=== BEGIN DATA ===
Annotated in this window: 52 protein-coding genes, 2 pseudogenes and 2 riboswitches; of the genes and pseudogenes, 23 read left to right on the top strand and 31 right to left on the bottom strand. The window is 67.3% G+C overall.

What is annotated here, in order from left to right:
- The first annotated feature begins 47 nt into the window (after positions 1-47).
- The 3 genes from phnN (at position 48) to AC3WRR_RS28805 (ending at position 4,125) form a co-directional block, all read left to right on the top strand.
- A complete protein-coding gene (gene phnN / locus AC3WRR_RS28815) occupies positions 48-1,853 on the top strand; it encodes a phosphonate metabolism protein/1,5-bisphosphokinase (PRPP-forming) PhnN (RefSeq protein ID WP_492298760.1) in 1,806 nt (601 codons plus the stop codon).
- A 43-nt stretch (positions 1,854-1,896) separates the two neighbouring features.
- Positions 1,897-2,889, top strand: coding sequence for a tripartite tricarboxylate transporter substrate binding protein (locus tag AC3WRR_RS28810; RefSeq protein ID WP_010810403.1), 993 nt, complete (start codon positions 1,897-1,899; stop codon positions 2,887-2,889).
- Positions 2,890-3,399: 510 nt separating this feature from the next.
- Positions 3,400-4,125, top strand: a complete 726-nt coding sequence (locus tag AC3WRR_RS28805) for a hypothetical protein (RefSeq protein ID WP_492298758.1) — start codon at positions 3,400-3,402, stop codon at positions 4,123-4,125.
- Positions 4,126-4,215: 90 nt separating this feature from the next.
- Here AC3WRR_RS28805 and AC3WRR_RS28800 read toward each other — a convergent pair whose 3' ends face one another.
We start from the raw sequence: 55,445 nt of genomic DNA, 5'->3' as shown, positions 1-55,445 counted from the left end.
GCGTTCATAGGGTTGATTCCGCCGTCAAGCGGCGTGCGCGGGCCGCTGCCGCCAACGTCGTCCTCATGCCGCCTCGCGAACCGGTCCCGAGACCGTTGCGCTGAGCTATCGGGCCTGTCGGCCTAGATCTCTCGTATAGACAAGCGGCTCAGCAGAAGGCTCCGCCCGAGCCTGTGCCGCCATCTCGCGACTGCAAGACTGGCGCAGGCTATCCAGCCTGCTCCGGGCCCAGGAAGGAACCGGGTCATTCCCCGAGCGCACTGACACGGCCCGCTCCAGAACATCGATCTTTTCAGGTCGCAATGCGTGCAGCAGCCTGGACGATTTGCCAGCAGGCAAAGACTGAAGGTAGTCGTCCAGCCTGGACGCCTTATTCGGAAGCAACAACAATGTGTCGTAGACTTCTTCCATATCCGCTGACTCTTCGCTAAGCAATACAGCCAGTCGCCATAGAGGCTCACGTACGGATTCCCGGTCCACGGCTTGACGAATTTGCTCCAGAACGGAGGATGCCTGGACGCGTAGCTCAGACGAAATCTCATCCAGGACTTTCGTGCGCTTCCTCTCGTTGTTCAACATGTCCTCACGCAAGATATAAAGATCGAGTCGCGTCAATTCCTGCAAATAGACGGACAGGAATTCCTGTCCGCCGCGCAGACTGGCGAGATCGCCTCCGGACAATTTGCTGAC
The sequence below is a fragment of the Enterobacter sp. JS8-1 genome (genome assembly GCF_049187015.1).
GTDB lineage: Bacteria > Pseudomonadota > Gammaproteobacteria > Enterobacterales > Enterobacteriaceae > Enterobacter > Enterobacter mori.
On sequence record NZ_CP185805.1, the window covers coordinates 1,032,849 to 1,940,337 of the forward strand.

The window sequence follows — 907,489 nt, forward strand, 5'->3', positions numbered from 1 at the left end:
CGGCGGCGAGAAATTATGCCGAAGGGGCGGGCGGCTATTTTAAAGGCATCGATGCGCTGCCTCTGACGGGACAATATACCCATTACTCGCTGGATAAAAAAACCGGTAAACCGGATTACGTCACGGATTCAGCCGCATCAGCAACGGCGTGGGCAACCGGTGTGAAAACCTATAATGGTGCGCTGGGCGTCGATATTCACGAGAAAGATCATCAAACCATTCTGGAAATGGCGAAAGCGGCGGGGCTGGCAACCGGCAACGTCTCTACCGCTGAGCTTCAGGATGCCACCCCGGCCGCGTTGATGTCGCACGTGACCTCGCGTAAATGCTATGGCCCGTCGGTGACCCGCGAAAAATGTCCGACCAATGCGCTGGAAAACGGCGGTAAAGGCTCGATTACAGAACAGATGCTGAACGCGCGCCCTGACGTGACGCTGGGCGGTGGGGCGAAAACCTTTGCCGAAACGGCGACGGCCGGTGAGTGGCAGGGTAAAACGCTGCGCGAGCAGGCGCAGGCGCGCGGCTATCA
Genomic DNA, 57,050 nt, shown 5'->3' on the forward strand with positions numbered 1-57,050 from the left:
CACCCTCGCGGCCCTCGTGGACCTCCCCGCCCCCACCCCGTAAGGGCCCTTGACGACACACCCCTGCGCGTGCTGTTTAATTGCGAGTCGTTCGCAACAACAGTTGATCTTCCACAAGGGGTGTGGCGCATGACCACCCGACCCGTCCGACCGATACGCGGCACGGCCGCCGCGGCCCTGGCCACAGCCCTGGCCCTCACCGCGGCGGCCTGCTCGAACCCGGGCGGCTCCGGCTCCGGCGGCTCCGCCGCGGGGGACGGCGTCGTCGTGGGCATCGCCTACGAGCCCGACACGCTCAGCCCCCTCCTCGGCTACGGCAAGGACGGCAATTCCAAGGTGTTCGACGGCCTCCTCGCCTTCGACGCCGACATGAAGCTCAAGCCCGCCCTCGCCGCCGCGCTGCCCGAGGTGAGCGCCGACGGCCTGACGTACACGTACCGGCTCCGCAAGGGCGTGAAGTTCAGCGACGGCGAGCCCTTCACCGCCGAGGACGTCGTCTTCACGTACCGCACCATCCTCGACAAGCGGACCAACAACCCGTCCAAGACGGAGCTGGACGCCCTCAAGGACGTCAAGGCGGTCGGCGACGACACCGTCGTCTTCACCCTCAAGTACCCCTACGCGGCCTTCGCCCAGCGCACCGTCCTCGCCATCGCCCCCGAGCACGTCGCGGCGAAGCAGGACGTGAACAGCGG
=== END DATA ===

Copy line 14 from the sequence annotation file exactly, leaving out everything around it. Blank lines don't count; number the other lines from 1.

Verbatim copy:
The sequence below is a fragment of the Enterobacter sp. JS8-1 genome (genome assembly GCF_049187015.1).